Computational Geosciences

, Volume 20, Issue 1, pp 231–244 | Cite as

Quantifying fracture geometry with X-ray tomography: Technique of Iterative Local Thresholding (TILT) for 3D image segmentation

  • Hang Deng
  • Jeffrey P. Fitts
  • Catherine A. Peters
Open Access


This paper presents a new method—the Technique of Iterative Local Thresholding (TILT)—for processing 3D X-ray computed tomography (xCT) images for visualization and quantification of rock fractures. The TILT method includes the following advancements. First, custom masks are generated by a fracture-dilation procedure, which significantly amplifies the fracture signal on the intensity histogram used for local thresholding. Second, TILT is particularly well suited for fracture characterization in granular rocks because the multi-scale Hessian fracture (MHF) filter has been incorporated to distinguish fractures from pores in the rock matrix. Third, TILT wraps the thresholding and fracture isolation steps in an optimized iterative routine for binary segmentation, minimizing human intervention and enabling automated processing of large 3D datasets. As an illustrative example, we applied TILT to 3D xCT images of reacted and unreacted fractured limestone cores. Other segmentation methods were also applied to provide insights regarding variability in image processing. The results show that TILT significantly enhanced separability of grayscale intensities, outperformed the other methods in automation, and was successful in isolating fractures from the porous rock matrix. Because the other methods are more likely to misclassify fracture edges as void and/or have limited capacity in distinguishing fractures from pores, those methods estimated larger fracture volumes (up to 80 %), surface areas (up to 60 %), and roughness (up to a factor of 2). These differences in fracture geometry would lead to significant disparities in hydraulic permeability predictions, as determined by 2D flow simulations.


Fracture 3D image xCT Image segmentation Permeability Indiana limestone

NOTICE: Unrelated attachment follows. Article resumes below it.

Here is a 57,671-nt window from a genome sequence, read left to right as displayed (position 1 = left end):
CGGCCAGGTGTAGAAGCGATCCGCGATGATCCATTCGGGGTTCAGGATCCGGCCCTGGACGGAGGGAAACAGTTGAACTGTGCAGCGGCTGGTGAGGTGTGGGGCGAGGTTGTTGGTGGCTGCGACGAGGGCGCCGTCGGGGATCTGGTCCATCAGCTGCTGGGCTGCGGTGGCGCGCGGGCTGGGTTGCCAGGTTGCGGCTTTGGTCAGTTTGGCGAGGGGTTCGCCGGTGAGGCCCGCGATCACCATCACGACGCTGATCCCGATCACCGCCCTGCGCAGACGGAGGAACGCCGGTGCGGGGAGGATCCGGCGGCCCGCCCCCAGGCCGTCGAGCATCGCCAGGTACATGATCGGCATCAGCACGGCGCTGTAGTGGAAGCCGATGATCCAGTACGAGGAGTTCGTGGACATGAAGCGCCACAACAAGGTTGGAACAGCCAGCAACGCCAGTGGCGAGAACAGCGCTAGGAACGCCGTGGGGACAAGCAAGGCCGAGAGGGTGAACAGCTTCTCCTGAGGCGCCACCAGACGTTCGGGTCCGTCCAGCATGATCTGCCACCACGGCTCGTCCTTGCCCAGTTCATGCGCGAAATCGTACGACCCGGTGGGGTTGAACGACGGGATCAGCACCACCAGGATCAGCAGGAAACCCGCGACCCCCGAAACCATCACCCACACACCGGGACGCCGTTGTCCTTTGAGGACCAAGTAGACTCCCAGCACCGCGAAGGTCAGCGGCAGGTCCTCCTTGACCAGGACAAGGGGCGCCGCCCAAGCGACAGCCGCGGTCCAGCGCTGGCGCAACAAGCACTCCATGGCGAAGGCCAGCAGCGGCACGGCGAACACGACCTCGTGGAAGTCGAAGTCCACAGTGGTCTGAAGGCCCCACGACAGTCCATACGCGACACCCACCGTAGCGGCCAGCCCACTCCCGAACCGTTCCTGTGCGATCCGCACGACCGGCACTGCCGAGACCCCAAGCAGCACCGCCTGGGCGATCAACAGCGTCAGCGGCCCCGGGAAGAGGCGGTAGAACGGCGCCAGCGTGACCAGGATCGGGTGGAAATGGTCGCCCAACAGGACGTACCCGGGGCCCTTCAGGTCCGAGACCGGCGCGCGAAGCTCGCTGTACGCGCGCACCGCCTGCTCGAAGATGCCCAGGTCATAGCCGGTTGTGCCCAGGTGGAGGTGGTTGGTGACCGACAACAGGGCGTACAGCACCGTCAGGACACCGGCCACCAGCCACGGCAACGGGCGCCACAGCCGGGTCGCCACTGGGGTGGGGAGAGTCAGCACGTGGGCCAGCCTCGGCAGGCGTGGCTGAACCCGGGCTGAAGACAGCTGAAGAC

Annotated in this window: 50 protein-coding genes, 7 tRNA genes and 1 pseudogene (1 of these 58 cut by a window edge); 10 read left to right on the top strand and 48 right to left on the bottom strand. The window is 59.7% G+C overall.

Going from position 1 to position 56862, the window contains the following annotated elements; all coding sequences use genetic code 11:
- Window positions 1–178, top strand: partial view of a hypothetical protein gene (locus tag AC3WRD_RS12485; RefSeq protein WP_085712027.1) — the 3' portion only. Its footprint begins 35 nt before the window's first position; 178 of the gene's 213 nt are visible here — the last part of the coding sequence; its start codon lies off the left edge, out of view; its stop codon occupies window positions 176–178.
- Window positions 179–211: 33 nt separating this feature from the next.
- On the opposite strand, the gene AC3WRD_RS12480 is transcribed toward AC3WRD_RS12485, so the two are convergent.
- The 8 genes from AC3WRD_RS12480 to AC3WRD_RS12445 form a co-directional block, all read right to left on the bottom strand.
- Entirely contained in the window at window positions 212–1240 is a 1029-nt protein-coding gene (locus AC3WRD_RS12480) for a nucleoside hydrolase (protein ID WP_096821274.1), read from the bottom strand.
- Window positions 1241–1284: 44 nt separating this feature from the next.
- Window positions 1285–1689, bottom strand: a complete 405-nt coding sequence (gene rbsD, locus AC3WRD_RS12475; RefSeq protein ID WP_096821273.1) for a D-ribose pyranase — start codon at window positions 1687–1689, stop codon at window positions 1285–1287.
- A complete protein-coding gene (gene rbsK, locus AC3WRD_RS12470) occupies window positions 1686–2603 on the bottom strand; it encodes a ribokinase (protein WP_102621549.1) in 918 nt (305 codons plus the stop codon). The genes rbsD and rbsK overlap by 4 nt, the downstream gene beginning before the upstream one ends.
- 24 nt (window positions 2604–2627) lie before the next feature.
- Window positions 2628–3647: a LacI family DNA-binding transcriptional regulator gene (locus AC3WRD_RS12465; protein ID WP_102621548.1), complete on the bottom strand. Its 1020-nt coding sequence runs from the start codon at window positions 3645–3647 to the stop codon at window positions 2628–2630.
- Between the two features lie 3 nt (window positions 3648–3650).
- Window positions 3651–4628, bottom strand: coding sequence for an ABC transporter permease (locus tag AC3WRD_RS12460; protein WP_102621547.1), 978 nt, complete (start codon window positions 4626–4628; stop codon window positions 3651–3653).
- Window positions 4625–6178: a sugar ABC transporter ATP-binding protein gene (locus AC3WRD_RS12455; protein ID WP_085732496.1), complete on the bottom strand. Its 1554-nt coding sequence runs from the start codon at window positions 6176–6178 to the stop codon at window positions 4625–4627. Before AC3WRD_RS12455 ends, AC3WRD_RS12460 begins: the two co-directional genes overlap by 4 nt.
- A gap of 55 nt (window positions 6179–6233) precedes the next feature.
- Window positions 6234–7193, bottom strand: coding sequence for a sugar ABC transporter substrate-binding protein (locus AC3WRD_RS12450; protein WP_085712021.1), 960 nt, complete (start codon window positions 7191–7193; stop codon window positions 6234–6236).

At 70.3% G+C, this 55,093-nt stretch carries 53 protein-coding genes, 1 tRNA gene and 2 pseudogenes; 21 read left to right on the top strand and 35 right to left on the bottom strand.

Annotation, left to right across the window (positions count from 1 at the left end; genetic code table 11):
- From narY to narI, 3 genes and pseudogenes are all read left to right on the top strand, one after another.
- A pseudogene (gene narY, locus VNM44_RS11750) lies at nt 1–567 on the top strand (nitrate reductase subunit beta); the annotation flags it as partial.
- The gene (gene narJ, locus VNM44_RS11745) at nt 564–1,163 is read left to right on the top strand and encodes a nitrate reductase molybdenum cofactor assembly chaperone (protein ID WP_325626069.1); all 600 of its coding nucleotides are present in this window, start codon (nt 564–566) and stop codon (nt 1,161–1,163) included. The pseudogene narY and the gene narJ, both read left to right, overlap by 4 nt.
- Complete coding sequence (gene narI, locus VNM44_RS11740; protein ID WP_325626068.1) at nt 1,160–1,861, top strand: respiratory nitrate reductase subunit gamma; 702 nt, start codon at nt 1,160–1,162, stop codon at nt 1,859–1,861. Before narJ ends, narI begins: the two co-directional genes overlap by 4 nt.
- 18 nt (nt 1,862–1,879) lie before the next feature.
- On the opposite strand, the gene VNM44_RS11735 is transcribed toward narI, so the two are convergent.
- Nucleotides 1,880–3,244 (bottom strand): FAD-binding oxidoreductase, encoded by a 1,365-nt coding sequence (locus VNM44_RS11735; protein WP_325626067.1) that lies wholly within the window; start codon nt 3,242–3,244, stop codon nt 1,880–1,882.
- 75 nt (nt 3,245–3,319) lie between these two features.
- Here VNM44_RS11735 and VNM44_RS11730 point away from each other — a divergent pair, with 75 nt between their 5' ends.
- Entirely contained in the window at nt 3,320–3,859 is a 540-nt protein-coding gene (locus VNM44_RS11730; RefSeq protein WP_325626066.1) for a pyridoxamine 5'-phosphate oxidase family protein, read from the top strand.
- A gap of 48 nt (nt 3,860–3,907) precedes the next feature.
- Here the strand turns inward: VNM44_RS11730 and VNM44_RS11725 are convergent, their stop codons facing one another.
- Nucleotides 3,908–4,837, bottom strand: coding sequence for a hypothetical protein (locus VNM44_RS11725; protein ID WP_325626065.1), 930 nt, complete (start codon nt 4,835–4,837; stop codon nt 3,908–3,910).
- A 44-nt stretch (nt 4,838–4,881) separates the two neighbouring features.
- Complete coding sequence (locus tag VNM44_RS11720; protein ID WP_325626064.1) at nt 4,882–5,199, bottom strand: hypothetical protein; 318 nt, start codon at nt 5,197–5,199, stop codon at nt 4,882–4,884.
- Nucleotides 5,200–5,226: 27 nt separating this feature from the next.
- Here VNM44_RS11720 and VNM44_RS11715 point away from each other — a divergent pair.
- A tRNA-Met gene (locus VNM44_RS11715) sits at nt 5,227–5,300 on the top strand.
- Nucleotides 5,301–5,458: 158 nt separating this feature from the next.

Supplementary material

10596_2016_9560_MOESM1_ESM.docx (1.7 mb)
(DOCX 1.72 MB)


  1. 1.
    Ketcham, R.A., Carlson, W.D.: Acquisition, optimization and interpretation of X-ray computed tomographic imagery: applications to the geosciences. Comput. Geosci. 27, 381– 400 (2001)CrossRefGoogle Scholar
  2. 2.
    Wildenschild, D., Hopmans, J.W., Vaz, C.M.P., Rivers, M.L., Rikard, D., Christensen, B.S.B.: Using X-ray computed tomography in hydrology: systems, resolutions, and limitations. J. Hydrol. 267, 285–97 (2002)CrossRefGoogle Scholar
  3. 3.
    Remeysen, K., Swennen, R.: Application of microfocus computed tomography in carbonate reservoir characterization: possibilities and limitations. Mar. Pet. Geol. 25, 486–99 (2008)CrossRefGoogle Scholar
  4. 4.
    Werth, C.J., Zhang, C., Brusseau, M.L., Oostrom, M., Baumann, T.: A review of non-invasive imaging methods and applications in contaminant hydrogeology research. J. Contam. Hydrol. 113, 1–24 (2010)CrossRefGoogle Scholar
  5. 5.
    Christe, P., Turberg, P., Labiouse, V., Meuli, R., Parriaux, A.: An X-ray computed tomography-based index to characterize the quality of cataclastic carbonate rock samples. Eng. Geol. 117, 180–8 (2011)CrossRefGoogle Scholar
  6. 6.
    Baker, D.R., Mancini, L., Polacci, M., Higgins, M.D., Gualda, G.A.R., Hill, R.J., Rivers, M.L.: An introduction to the application of X-ray microtomography to the three-dimensional study of igneous rocks. Lithos 148, 262–76 (2012)CrossRefGoogle Scholar
  7. 7.
    Chae, S., Moon, J., Yoon, S., Bae, S., Levitz, P., Winarski, R., Monteiro, P.J.M.: Advanced nanoscale characterization of cement based materials using x-ray synchrotron radiation: a review. International Journal of Concrete Structures and Materials 7, 95–110 (2013)CrossRefGoogle Scholar
  8. 8.
    Cnudde, V., Boone, M.N.: High-resolution X-ray computed tomography in geosciences: a review of the current technology and applications. Earth-Sci. Rev. 123, 1–17 (2013)CrossRefGoogle Scholar